The Power of Police and Rules for Encountering Them – Part 3, by APC

Detention: THE TRAFFIC STOP (continued)

What if the officer pulls you over and sees a shotgun on the seat beside you? Assuming your state of residence does not allow the transport of long guns in this manner and what you are doing is illegal, then the officer has the right to search for more loaded guns. Keep in mind that he now can only search for places that might house an object the size of a long gun. Searching for objects the size of a pistol would also be reasonable under the circumstances. What would NOT be reasonable is searching a tiny coin holder or opening up a glasses case. It is unreasonable to think that either of these places could house a loaded gun. So, if the officer finds some contraband in one of those small places, it will likely be inadmissible because his search was supposed to be restricted to places where a gun could be concealed.

Lastly, remember that a police officer almost never has to reveal to you, the citizen, the reason for the probable cause or reasonable suspicion. In a purely traffic-related matter, most people will ask “why am I being pulled over?” and the officer will usually respond with the vehicle code infraction that the driver performed. However, if the officer sees something that he thinks is illegal and asks you to exit the vehicle, you will often not be told why you are being asked to step out of the car. He has no obligation to reveal to you what his reasonable suspicion or probable cause may be.

This brings up the question of resisting. If you are asked to step out of the vehicle, you should do it. You simply have to trust that the officer is acting in an official capacity and is being truthful and honest. Yes, we know there are times when this is not the case, but if the officer truly has an articulable, reasonable suspicion or probable cause and you attempt to resist his command, he can now use whatever reasonable force he needs to use in order to extract you from the vehicle.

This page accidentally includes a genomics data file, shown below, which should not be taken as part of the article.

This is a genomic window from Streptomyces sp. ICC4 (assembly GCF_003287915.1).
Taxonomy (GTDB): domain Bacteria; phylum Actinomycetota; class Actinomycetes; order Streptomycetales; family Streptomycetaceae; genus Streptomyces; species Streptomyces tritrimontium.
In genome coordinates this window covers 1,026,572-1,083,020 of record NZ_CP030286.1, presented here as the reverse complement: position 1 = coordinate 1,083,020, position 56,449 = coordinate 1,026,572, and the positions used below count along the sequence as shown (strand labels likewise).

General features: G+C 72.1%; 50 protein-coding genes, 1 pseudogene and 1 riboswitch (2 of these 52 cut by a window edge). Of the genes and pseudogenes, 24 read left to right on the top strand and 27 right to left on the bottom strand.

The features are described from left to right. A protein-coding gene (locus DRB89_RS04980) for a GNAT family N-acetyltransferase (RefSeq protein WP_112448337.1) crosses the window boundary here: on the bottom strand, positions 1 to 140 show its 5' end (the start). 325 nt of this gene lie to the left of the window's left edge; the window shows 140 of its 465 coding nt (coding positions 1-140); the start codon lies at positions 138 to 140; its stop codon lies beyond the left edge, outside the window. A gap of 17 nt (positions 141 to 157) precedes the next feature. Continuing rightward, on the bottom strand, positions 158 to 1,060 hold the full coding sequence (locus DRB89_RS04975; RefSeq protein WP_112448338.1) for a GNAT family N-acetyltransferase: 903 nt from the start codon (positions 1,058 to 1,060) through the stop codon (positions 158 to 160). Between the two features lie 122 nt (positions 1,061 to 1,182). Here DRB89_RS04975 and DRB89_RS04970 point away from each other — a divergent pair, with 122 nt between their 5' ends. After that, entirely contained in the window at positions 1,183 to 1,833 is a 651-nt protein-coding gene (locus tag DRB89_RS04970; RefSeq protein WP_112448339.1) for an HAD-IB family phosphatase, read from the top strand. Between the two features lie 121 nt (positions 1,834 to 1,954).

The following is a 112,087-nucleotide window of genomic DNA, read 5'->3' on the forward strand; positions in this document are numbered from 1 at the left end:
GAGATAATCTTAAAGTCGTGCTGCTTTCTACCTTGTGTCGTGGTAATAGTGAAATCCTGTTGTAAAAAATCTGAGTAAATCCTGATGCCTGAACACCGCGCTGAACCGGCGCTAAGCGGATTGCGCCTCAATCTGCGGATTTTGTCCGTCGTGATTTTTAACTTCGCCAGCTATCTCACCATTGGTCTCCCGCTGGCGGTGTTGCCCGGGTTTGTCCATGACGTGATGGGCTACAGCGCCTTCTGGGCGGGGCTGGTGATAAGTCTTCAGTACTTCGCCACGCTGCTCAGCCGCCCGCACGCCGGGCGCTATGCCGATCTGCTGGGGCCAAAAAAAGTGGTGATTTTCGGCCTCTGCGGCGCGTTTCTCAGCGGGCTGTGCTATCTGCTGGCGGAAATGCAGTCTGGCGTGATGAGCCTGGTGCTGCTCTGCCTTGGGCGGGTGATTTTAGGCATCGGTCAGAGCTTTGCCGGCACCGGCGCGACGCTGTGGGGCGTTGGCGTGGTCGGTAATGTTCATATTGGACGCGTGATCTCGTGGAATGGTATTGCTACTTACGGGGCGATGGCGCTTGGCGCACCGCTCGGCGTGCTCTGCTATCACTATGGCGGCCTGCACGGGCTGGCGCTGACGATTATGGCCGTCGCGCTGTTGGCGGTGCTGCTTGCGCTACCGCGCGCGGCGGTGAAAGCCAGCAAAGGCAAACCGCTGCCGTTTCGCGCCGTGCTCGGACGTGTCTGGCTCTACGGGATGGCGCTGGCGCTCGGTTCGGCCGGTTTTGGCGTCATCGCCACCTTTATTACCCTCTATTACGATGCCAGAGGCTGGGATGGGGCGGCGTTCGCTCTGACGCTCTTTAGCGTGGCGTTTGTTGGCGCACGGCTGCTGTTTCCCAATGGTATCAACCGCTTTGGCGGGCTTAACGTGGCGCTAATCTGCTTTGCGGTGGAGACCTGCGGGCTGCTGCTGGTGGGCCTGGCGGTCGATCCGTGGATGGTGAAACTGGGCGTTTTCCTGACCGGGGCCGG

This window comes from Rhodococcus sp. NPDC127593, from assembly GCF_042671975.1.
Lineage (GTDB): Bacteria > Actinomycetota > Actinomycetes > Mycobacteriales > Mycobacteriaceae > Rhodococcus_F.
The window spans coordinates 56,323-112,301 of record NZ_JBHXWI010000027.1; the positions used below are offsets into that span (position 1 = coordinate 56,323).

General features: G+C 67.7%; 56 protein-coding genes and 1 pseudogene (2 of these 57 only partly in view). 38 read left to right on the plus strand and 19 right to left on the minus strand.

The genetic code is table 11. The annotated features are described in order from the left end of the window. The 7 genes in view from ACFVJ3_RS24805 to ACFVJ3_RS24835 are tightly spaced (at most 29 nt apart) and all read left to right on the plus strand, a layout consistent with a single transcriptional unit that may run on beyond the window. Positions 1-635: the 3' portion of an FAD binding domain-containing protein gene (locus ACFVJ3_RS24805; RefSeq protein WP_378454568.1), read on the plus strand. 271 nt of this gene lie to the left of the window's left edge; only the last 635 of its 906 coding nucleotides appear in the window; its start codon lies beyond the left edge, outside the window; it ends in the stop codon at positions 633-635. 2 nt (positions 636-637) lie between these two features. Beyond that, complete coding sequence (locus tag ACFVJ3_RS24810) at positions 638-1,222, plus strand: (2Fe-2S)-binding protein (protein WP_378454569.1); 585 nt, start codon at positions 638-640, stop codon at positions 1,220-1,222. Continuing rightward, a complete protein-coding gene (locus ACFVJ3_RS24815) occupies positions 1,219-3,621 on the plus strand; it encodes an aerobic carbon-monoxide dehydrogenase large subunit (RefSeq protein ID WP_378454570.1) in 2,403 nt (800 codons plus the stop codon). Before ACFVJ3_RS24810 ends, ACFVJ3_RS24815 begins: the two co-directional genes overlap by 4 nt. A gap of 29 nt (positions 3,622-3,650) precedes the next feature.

If the officer says for you to step out of the car and you refuse (even after multiple warnings), expect to experience oleoresin capsicum (OC) spray or a taser. Whether you agree with this or not, it’s the reality. Generally speaking, there is never a good reason to physically resist law enforcement…ever. Want revenge for being ill-treated? Sue the department, and you’ll probably get millions in a settlement without ever having to go to court. Don’t, however, physically resist or engage a police officer. It is a losing proposition.


Now we move from detentions into true arrests. Know this: All arrests are motivated by probable cause. Reasonable suspicion is just what it sounds like; it is what a lay person who witnessed an event while walking past the scene would reasonably believe had occurred. Reasonable suspicion is a lower standard than probable cause, and it would be sufficient to detain you.

Here is an example: You are driving down the road. Someone inside the car throws out an empty beer can. A reasonable person might suspect that someone inside the car may be consuming alcohol, and thus the officer has a reasonable suspicion to pull the car over.

Probable cause is a higher level than reasonable suspicion. Probable cause is a concrete fact that would suggest that a crime has occurred, is occurring, or is about to occur, and probable cause is good enough to arrest an individual and take them before a magistrate to prove innocence or guilt.

Probable cause is a pretty black and white standard, and it usually involves the finding of specific evidence on your person or within a place that you have immediate control over. Needless to say, if you are caught in public with a half key of cocaine in your pocket, the officer has the probable cause to arrest you! It is important to note that your arrest does not imply you are guilty. All it means is that the officer found a probable cause to take away your freedom by arresting you, and a court of law will at a later date determine your guilt or innocence.

There are certain things that accompany arrests that you should be aware of:

  • When being arrested, you do not necessarily have to be read your Miranda rights. Miranda rights (“You have the right to an attorney; you have the right to speak to a lawyer; …”) only attach when two conditions– custody and interrogation– are present. You might be in custody, but unless you are being interrogated there is no need to read you your rights. Most department policies will mandate the reading of a Miranda warning during arrest, however.